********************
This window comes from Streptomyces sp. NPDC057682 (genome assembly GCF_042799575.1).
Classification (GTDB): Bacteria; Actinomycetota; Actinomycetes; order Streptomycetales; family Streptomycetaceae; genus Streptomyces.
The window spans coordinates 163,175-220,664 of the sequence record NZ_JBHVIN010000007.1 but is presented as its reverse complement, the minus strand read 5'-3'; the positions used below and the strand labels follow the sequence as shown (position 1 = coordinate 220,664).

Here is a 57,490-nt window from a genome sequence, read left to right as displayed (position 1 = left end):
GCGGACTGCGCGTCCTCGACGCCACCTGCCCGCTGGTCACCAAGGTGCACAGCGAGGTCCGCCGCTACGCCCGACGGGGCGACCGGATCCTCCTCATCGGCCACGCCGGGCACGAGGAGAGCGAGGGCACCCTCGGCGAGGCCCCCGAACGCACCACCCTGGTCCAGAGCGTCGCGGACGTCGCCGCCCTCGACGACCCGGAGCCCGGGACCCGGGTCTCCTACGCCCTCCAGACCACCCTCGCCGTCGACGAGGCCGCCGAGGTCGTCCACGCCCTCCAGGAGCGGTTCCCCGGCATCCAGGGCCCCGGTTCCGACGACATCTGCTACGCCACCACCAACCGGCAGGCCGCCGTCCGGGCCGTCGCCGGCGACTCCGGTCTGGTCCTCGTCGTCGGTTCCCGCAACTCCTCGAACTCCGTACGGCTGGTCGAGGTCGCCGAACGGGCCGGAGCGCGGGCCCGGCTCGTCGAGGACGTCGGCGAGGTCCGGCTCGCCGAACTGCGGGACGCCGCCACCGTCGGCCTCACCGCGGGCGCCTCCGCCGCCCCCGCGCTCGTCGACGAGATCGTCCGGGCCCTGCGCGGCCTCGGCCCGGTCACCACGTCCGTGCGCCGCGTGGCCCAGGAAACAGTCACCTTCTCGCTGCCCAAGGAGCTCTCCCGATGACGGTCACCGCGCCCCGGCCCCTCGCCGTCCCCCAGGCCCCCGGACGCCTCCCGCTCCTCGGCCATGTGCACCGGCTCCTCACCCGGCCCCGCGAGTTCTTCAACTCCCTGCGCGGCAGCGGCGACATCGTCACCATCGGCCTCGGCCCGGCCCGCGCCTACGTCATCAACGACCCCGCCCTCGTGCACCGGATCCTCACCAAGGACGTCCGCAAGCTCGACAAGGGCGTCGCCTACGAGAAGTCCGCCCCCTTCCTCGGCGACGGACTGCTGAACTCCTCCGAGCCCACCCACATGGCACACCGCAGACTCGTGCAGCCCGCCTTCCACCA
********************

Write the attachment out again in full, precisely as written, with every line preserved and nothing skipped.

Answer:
This window comes from Streptomyces sp. NPDC057682 (genome assembly GCF_042799575.1).
Classification (GTDB): Bacteria; Actinomycetota; Actinomycetes; order Streptomycetales; family Streptomycetaceae; genus Streptomyces.
The window spans coordinates 163,175-220,664 of the sequence record NZ_JBHVIN010000007.1 but is presented as its reverse complement, the minus strand read 5'-3'; the positions used below and the strand labels follow the sequence as shown (position 1 = coordinate 220,664).

Here is a 57,490-nt window from a genome sequence, read left to right as displayed (position 1 = left end):
GCGGACTGCGCGTCCTCGACGCCACCTGCCCGCTGGTCACCAAGGTGCACAGCGAGGTCCGCCGCTACGCCCGACGGGGCGACCGGATCCTCCTCATCGGCCACGCCGGGCACGAGGAGAGCGAGGGCACCCTCGGCGAGGCCCCCGAACGCACCACCCTGGTCCAGAGCGTCGCGGACGTCGCCGCCCTCGACGACCCGGAGCCCGGGACCCGGGTCTCCTACGCCCTCCAGACCACCCTCGCCGTCGACGAGGCCGCCGAGGTCGTCCACGCCCTCCAGGAGCGGTTCCCCGGCATCCAGGGCCCCGGTTCCGACGACATCTGCTACGCCACCACCAACCGGCAGGCCGCCGTCCGGGCCGTCGCCGGCGACTCCGGTCTGGTCCTCGTCGTCGGTTCCCGCAACTCCTCGAACTCCGTACGGCTGGTCGAGGTCGCCGAACGGGCCGGAGCGCGGGCCCGGCTCGTCGAGGACGTCGGCGAGGTCCGGCTCGCCGAACTGCGGGACGCCGCCACCGTCGGCCTCACCGCGGGCGCCTCCGCCGCCCCCGCGCTCGTCGACGAGATCGTCCGGGCCCTGCGCGGCCTCGGCCCGGTCACCACGTCCGTGCGCCGCGTGGCCCAGGAAACAGTCACCTTCTCGCTGCCCAAGGAGCTCTCCCGATGACGGTCACCGCGCCCCGGCCCCTCGCCGTCCCCCAGGCCCCCGGACGCCTCCCGCTCCTCGGCCATGTGCACCGGCTCCTCACCCGGCCCCGCGAGTTCTTCAACTCCCTGCGCGGCAGCGGCGACATCGTCACCATCGGCCTCGGCCCGGCCCGCGCCTACGTCATCAACGACCCCGCCCTCGTGCACCGGATCCTCACCAAGGACGTCCGCAAGCTCGACAAGGGCGTCGCCTACGAGAAGTCCGCCCCCTTCCTCGGCGACGGACTGCTGAACTCCTCCGAGCCCACCCACATGGCACACCGCAGACTCGTGCAGCCCGCCTTCCACCA